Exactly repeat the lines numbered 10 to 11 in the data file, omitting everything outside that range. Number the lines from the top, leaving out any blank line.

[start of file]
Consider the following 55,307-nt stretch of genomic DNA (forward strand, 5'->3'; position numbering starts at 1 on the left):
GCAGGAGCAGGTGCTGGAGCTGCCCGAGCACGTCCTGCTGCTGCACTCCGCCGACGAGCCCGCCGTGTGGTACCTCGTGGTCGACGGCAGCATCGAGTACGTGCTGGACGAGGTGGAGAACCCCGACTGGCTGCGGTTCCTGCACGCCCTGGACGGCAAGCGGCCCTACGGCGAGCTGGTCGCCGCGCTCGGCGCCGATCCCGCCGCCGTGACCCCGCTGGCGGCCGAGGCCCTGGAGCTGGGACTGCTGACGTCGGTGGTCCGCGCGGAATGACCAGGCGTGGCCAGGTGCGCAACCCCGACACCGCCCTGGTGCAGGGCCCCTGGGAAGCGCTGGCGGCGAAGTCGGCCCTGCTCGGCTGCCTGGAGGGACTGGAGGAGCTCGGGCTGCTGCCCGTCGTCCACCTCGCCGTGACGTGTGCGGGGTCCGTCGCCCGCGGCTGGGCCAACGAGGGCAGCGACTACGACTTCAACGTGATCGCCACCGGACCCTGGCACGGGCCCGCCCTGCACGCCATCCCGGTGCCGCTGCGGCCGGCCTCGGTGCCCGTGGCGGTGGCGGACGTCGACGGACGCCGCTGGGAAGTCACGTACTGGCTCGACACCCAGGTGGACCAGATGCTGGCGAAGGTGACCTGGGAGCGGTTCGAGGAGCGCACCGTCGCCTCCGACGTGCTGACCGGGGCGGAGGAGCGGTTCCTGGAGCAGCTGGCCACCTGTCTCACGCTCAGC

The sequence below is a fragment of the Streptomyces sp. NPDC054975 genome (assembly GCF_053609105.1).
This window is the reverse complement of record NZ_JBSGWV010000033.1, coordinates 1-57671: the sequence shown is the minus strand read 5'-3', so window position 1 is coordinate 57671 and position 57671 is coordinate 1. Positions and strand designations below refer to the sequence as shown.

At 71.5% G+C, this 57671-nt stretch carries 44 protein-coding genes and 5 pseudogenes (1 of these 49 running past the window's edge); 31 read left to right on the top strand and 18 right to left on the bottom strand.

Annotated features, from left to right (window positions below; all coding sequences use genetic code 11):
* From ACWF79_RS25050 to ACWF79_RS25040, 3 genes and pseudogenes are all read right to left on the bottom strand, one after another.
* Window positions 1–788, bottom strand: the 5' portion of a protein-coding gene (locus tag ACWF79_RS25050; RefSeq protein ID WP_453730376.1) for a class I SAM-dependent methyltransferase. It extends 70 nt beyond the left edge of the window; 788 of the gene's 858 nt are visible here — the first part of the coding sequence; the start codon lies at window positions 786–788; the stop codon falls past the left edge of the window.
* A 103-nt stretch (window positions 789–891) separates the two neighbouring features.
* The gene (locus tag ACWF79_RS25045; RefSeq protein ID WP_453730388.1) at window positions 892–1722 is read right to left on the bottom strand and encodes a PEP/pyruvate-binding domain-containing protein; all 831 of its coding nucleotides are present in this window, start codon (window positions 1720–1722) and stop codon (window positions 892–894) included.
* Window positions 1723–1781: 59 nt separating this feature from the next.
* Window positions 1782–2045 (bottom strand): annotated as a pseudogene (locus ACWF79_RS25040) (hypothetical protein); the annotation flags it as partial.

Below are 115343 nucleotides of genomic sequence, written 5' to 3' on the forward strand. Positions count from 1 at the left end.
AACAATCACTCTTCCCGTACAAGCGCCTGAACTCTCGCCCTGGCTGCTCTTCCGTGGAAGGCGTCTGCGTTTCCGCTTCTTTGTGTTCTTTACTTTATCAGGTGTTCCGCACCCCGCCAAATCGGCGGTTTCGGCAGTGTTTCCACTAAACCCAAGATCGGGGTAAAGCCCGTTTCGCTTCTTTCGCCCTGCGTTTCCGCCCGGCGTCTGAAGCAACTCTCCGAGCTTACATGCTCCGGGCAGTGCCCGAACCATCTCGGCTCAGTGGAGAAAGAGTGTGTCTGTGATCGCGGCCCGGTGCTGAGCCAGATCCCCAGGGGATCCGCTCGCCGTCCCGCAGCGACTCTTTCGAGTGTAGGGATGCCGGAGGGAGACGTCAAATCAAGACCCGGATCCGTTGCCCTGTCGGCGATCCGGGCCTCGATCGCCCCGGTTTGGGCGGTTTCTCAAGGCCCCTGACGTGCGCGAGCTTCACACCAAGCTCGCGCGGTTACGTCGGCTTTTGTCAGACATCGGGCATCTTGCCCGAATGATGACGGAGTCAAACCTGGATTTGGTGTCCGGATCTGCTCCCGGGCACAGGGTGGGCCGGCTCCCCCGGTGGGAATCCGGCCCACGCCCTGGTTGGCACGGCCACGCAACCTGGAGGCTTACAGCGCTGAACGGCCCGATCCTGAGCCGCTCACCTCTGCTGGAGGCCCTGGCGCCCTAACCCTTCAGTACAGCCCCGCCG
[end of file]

* The gene (locus tag ACWF79_RS25045; RefSeq protein ID WP_453730388.1) at window positions 892–1722 is read right to left on the bottom strand and encodes a PEP/pyruvate-binding domain-containing protein; all 831 of its coding nucleotides are present in this window, start codon (window positions 1720–1722) and stop codon (window positions 892–894) included.
* Window positions 1723–1781: 59 nt separating this feature from the next.